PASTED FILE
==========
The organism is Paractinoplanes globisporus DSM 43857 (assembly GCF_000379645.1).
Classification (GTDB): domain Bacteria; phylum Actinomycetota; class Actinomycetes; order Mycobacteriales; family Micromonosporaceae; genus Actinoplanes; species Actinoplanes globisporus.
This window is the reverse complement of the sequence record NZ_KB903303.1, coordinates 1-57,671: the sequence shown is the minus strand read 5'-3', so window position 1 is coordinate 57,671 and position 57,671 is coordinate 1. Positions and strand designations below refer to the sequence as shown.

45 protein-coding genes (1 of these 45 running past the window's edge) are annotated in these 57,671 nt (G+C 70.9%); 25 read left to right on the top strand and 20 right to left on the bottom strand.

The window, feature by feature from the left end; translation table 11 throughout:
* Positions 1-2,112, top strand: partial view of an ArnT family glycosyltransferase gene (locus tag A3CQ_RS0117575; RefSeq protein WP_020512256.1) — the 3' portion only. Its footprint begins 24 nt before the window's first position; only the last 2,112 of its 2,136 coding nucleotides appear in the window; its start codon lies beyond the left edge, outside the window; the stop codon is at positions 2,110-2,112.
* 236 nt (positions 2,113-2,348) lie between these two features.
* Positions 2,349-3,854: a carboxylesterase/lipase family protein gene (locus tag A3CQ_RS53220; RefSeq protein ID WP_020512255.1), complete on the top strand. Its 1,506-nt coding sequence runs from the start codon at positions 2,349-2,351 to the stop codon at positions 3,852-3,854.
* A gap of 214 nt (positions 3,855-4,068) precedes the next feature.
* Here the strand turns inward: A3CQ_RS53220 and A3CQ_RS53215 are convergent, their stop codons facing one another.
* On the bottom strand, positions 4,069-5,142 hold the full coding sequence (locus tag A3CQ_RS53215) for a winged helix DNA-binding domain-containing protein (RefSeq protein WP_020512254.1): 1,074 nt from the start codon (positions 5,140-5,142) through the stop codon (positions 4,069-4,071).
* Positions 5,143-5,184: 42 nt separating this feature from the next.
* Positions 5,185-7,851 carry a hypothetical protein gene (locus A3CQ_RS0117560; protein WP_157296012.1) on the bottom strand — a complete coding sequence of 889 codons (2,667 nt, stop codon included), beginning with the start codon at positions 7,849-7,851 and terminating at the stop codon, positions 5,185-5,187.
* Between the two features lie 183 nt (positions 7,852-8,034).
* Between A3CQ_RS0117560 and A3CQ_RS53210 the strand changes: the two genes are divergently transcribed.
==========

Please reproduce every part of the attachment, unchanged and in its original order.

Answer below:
The organism is Paractinoplanes globisporus DSM 43857 (assembly GCF_000379645.1).
Classification (GTDB): domain Bacteria; phylum Actinomycetota; class Actinomycetes; order Mycobacteriales; family Micromonosporaceae; genus Actinoplanes; species Actinoplanes globisporus.
This window is the reverse complement of the sequence record NZ_KB903303.1, coordinates 1-57,671: the sequence shown is the minus strand read 5'-3', so window position 1 is coordinate 57,671 and position 57,671 is coordinate 1. Positions and strand designations below refer to the sequence as shown.

45 protein-coding genes (1 of these 45 running past the window's edge) are annotated in these 57,671 nt (G+C 70.9%); 25 read left to right on the top strand and 20 right to left on the bottom strand.

The window, feature by feature from the left end; translation table 11 throughout:
* Positions 1-2,112, top strand: partial view of an ArnT family glycosyltransferase gene (locus tag A3CQ_RS0117575; RefSeq protein WP_020512256.1) — the 3' portion only. Its footprint begins 24 nt before the window's first position; only the last 2,112 of its 2,136 coding nucleotides appear in the window; its start codon lies beyond the left edge, outside the window; the stop codon is at positions 2,110-2,112.
* 236 nt (positions 2,113-2,348) lie between these two features.
* Positions 2,349-3,854: a carboxylesterase/lipase family protein gene (locus tag A3CQ_RS53220; RefSeq protein ID WP_020512255.1), complete on the top strand. Its 1,506-nt coding sequence runs from the start codon at positions 2,349-2,351 to the stop codon at positions 3,852-3,854.
* A gap of 214 nt (positions 3,855-4,068) precedes the next feature.
* Here the strand turns inward: A3CQ_RS53220 and A3CQ_RS53215 are convergent, their stop codons facing one another.
* On the bottom strand, positions 4,069-5,142 hold the full coding sequence (locus tag A3CQ_RS53215) for a winged helix DNA-binding domain-containing protein (RefSeq protein WP_020512254.1): 1,074 nt from the start codon (positions 5,140-5,142) through the stop codon (positions 4,069-4,071).
* Positions 5,143-5,184: 42 nt separating this feature from the next.
* Positions 5,185-7,851 carry a hypothetical protein gene (locus A3CQ_RS0117560; protein WP_157296012.1) on the bottom strand — a complete coding sequence of 889 codons (2,667 nt, stop codon included), beginning with the start codon at positions 7,849-7,851 and terminating at the stop codon, positions 5,185-5,187.
* Between the two features lie 183 nt (positions 7,852-8,034).
* Between A3CQ_RS0117560 and A3CQ_RS53210 the strand changes: the two genes are divergently transcribed.